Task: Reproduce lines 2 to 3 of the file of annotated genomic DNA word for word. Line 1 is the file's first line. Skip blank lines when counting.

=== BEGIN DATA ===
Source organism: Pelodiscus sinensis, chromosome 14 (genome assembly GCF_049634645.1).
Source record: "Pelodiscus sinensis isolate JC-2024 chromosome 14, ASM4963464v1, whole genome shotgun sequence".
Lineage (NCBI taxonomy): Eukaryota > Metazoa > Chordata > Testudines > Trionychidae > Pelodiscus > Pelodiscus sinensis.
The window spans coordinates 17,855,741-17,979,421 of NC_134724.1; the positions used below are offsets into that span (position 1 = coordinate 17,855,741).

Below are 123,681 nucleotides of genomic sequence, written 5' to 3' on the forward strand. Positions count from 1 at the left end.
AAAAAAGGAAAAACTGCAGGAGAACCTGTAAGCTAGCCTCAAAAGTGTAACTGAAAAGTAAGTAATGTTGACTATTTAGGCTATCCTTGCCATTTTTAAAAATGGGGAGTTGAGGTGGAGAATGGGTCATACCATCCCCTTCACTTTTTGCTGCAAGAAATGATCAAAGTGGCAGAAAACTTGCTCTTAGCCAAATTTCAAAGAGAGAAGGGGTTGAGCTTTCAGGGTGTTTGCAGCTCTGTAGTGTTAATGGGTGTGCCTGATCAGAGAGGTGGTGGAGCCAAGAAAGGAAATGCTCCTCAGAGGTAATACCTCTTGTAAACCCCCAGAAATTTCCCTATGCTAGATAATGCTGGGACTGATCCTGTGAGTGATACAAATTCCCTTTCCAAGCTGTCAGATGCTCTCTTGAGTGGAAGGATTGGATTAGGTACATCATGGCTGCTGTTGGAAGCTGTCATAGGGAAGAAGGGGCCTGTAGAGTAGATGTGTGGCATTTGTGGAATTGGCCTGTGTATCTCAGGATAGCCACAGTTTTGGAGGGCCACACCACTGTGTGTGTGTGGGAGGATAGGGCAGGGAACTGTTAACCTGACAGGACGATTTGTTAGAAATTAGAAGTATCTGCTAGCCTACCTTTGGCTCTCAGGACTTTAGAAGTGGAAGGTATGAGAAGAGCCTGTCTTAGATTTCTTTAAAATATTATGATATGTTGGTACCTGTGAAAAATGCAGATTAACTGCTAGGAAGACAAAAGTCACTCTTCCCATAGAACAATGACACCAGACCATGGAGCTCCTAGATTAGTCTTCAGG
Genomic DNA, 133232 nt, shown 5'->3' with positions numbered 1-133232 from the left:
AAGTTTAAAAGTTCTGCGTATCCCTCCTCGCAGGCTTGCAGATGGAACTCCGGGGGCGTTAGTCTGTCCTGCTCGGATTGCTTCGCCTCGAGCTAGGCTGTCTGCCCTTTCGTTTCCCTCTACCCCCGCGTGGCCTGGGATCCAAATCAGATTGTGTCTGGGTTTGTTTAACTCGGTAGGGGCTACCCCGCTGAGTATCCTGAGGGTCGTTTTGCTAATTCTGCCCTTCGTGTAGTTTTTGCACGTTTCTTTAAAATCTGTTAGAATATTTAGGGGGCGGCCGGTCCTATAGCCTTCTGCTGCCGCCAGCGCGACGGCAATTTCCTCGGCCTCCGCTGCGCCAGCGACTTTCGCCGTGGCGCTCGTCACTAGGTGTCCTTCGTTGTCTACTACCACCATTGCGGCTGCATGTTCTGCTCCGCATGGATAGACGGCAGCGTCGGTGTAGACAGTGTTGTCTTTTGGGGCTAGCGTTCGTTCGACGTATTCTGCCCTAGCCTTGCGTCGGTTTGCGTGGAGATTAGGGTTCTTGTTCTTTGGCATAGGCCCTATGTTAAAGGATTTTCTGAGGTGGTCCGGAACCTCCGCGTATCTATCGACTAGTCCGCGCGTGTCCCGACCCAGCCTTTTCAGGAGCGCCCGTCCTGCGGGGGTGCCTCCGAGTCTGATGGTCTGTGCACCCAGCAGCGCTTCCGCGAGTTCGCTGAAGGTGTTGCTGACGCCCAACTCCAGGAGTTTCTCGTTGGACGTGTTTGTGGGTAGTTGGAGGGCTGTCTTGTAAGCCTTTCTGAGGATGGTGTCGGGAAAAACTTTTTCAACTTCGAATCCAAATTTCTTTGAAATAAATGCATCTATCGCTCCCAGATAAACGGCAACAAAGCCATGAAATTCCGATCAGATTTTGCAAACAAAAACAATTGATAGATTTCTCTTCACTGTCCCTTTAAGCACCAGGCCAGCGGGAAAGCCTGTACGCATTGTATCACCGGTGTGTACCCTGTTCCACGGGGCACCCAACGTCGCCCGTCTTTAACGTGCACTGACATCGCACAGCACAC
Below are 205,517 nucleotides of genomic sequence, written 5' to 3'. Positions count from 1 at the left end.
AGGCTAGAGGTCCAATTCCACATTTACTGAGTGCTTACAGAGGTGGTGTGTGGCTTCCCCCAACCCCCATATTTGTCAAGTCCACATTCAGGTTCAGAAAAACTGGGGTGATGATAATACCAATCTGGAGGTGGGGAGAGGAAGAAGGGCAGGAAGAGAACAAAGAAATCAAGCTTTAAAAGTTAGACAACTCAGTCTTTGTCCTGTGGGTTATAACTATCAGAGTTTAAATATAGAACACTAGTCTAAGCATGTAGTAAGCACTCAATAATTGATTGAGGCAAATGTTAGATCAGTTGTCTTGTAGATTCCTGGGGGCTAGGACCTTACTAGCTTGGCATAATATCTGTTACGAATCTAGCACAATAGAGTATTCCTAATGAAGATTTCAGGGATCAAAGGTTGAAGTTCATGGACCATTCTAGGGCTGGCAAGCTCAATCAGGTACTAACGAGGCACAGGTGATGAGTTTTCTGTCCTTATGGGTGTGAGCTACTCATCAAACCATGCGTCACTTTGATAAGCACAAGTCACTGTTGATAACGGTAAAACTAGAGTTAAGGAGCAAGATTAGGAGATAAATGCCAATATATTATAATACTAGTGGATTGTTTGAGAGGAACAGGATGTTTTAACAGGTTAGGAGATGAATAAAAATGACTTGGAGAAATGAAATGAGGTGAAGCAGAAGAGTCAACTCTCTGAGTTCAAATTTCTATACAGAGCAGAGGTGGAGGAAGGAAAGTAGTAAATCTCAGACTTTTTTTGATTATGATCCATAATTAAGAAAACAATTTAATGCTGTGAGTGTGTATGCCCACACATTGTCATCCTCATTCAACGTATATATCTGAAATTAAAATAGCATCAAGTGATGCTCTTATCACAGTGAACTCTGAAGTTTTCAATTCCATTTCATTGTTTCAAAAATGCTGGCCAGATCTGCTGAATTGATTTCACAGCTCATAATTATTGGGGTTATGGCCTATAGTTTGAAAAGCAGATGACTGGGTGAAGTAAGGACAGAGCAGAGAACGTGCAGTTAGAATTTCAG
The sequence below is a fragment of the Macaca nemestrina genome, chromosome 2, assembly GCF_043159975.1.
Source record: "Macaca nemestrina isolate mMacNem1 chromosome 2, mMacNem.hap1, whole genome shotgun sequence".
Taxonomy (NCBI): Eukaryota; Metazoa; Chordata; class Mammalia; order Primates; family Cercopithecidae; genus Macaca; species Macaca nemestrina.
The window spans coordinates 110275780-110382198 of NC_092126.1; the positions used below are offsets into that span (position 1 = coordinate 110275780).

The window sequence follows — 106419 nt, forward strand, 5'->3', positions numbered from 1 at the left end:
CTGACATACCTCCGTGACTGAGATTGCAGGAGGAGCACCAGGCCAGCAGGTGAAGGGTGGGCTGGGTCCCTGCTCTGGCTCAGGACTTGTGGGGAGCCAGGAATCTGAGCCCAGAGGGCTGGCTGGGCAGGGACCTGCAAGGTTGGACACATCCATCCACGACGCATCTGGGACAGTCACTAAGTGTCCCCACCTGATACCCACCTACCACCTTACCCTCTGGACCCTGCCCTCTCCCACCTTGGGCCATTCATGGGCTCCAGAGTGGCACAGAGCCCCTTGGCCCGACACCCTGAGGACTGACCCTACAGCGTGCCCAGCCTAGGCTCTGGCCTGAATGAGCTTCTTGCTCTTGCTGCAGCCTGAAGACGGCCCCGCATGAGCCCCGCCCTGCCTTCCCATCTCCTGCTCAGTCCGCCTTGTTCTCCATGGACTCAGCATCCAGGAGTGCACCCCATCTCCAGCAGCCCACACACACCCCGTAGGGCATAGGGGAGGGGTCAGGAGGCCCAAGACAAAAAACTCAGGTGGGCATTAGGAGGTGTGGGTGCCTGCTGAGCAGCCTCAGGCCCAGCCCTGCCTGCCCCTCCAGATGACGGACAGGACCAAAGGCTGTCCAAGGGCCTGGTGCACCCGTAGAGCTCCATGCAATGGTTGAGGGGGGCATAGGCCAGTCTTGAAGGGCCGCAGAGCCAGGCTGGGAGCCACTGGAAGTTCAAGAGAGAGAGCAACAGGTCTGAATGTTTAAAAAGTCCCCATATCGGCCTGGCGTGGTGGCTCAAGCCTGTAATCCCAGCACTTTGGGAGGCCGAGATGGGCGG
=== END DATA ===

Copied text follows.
Source record: "Pelodiscus sinensis isolate JC-2024 chromosome 14, ASM4963464v1, whole genome shotgun sequence".
Lineage (NCBI taxonomy): Eukaryota > Metazoa > Chordata > Testudines > Trionychidae > Pelodiscus > Pelodiscus sinensis.